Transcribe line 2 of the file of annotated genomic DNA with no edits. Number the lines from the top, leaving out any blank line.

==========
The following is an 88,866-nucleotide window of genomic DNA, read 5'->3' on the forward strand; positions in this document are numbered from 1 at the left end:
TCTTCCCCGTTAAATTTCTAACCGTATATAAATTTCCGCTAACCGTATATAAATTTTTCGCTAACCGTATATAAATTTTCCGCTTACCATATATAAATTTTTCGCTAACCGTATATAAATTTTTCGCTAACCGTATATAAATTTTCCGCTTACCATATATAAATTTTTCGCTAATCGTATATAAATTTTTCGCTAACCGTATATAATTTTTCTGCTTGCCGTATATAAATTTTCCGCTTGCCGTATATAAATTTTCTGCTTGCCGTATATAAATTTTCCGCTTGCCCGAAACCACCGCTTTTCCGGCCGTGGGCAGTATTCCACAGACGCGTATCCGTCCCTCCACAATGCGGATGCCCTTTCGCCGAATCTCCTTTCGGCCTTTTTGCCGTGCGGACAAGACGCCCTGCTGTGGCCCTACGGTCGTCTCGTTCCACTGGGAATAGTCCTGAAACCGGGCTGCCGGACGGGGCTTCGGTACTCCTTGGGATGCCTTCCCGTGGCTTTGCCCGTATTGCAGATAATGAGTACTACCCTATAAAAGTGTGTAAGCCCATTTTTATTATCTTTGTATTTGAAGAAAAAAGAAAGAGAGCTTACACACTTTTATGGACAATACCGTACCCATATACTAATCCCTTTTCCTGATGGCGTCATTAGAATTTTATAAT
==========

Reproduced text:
TCTTCCCCGTTAAATTTCTAACCGTATATAAATTTCCGCTAACCGTATATAAATTTTTCGCTAACCGTATATAAATTTTCCGCTTACCATATATAAATTTTTCGCTAACCGTATATAAATTTTTCGCTAACCGTATATAAATTTTCCGCTTACCATATATAAATTTTTCGCTAATCGTATATAAATTTTTCGCTAACCGTATATAATTTTTCTGCTTGCCGTATATAAATTTTCCGCTTGCCGTATATAAATTTTCTGCTTGCCGTATATAAATTTTCCGCTTGCCCGAAACCACCGCTTTTCCGGCCGTGGGCAGTATTCCACAGACGCGTATCCGTCCCTCCACAATGCGGATGCCCTTTCGCCGAATCTCCTTTCGGCCTTTTTGCCGTGCGGACAAGACGCCCTGCTGTGGCCCTACGGTCGTCTCGTTCCACTGGGAATAGTCCTGAAACCGGGCTGCCGGACGGGGCTTCGGTACTCCTTGGGATGCCTTCCCGTGGCTTTGCCCGTATTGCAGATAATGAGTACTACCCTATAAAAGTGTGTAAGCCCATTTTTATTATCTTTGTATTTGAAGAAAAAAGAAAGAGAGCTTACACACTTTTATGGACAATACCGTACCCATATACTAATCCCTTTTCCTGATGGCGTCATTAGAATTTTATAAT